Crawford expresses bewilderment over Bette Davis' refusal to accept her friendly overtures. Davis found them excessive and insincere. Nonetheless, they didn't feud while filming 1962's "What Ever Happened to Baby Jane?" They were civil and professional.

Vincent Sherman, who directed Crawford three times, including the then-under-appreciated but now highly regarded "Harriet Craig" (1950), talks about her sexual aggressiveness and their affair. He reveals a woman who felt compelled to use her allure to control him. Crawford's many lovers included Clark Gable, John Garfield, Yul Brynner, Kirk Douglas, Robert Wagner, and attorney Greg Bautzer, although Chandler glosses over most of them. Long before the modern gay rights movement, she was a close friend of openly gay actor turned successful interior designer William Haines. She often said that Haines and his partner, Jimmy Shields, were the only happily married couple she knew in Hollywood.

Crawford adopted four children and candidly discusses the problems she had with the two older ones, Christina and  Christopher. Myrna Loy, a friend since their early days at MGM, told Chandler that those two made her glad she never had children. Crawford's self-discipline was legendary, and she sought to instill that and independence in her children. She lavished attention and gifts on them, but fearing they would be spoiled, insisted that they behave almost like miniature adults. Christina, as strong-willed as her mother, completely dominated her brother, and the two repeatedly rebelled.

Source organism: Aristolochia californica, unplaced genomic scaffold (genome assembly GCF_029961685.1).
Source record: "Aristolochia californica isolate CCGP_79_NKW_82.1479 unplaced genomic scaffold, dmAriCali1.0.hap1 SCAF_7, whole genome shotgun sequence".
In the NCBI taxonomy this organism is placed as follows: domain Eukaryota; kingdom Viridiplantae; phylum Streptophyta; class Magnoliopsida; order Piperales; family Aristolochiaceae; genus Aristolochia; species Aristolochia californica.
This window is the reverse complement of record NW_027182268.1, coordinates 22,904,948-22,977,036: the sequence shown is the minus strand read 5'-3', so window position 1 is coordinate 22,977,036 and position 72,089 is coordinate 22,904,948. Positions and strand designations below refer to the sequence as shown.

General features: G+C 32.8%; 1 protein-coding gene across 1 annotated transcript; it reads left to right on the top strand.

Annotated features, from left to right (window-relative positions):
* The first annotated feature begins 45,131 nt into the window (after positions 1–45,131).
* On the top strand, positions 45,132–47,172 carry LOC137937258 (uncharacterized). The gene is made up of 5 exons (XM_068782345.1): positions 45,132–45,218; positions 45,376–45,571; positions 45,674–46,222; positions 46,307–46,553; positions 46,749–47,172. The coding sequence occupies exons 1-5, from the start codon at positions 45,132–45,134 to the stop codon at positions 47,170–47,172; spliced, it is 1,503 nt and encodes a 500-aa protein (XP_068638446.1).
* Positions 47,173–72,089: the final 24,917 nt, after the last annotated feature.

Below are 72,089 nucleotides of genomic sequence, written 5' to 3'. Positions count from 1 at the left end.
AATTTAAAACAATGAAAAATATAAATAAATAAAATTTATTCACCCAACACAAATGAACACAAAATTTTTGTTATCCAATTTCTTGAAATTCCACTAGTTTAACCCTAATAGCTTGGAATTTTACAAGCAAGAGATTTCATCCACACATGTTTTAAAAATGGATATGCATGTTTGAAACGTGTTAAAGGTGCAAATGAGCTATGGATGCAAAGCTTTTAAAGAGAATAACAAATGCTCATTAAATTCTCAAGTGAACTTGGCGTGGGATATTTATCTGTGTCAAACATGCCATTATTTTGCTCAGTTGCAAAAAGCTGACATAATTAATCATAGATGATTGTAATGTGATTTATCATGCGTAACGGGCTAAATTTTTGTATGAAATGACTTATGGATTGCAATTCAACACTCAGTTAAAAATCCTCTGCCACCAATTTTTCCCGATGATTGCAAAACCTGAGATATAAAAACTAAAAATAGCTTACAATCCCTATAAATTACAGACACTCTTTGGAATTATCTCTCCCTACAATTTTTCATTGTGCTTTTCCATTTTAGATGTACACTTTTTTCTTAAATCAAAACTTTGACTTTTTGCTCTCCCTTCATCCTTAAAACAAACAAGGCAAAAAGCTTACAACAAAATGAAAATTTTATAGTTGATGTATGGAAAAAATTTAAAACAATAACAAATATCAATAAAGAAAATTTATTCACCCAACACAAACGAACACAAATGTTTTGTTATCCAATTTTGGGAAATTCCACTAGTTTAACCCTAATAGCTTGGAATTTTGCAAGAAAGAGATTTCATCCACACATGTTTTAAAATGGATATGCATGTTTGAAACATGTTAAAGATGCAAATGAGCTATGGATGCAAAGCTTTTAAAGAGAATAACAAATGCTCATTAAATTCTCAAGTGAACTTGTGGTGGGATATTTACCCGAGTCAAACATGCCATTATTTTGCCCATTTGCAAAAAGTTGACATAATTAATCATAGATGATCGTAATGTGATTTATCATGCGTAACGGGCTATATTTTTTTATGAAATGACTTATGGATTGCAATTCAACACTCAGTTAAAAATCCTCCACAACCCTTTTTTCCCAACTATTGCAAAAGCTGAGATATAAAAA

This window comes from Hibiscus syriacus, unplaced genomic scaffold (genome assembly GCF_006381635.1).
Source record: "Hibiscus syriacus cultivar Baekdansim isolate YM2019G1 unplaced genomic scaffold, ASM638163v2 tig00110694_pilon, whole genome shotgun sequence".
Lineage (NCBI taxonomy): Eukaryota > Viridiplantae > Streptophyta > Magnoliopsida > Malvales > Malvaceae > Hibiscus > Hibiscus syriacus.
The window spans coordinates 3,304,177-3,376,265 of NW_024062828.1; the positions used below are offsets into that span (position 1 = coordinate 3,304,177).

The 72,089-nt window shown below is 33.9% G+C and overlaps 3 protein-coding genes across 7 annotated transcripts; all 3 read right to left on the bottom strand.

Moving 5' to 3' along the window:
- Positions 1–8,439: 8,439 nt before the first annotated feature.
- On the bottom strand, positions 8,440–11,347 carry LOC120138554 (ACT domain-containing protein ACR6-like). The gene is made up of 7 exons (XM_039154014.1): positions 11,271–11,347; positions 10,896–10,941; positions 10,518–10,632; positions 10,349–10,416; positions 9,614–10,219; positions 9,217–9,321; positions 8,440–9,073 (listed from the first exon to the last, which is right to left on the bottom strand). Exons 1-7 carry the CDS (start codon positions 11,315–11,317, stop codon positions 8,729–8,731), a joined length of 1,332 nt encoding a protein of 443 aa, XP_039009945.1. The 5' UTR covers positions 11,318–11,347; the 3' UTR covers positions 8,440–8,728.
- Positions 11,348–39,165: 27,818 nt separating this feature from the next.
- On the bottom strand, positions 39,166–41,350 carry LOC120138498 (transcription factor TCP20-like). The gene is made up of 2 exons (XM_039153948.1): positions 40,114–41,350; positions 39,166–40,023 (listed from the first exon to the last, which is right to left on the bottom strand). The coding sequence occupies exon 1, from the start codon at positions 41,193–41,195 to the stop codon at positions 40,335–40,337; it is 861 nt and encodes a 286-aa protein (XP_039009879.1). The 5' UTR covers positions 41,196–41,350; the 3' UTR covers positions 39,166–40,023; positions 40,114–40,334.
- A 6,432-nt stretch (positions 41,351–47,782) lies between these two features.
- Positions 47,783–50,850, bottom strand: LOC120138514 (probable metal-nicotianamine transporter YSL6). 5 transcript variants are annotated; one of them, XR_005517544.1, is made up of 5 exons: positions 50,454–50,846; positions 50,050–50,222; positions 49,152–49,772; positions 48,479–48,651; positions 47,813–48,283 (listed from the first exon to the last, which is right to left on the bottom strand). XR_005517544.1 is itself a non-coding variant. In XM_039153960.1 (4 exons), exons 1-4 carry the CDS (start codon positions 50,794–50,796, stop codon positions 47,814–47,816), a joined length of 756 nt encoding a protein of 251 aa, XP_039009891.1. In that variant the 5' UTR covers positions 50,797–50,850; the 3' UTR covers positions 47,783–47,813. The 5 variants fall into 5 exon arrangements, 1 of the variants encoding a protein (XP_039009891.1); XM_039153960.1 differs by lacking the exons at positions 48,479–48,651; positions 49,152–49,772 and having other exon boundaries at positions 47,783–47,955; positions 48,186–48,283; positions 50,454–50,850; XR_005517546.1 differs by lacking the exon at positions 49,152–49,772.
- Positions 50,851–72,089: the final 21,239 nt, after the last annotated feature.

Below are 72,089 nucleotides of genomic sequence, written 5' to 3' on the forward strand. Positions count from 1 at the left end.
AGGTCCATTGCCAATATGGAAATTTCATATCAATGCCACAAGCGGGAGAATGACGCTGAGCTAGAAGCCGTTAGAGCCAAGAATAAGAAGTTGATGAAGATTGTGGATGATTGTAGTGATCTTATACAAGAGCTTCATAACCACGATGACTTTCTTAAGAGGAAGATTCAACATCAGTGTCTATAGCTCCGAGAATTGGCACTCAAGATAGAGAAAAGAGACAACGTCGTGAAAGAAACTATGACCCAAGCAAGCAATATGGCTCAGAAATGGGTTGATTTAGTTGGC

Davis, like many people, expressed outrage over "Mommie Dearest." "I wouldn't read trash like that, and I think it was a terrible thing for a daughter to do. An abomination. To do something like that to someone who saved you from an orphanage, foster homes, who knows what. If she didn't like the person who chose to be her mother, she was grown up and could choose her own life." Sadly, Davis would live to see her own daughter, B.D., write an equally vicious memoir, "My Mother's Keeper."

Daughter Cathy Crawford LaLonde remembers a protective, loving mother, who in her later years was relaxed around her rambunctious grandchildren. She insists Christina, who had a brief acting career, was jealous of their mother and always wanted to be "Joan Crawford," but failed. Crawford disinherited Christina and Christopher. She left Cathy and her twin sister, Cindy, modest trust funds. The bulk of her estate went to the USO and to various charities. At Christie's auction of her personal effects, Andy Warhol bought much of her costume jewelry. One fan purchased her false eyelashes.

Crawford was a complicated woman, and Chandler's biography needs to be read along with those written by others. It is, nonetheless, a good antidote to "Mommie Dearest." Ultimately, however, what matters is her professional legacy. Perhaps openly gay director George Cukor, who guided Crawford three times, summed her up best. "I thought Joan Crawford would never die. Come to think of it, as long as celluloid holds together and the word Hollywood means anything to anyone, she never will."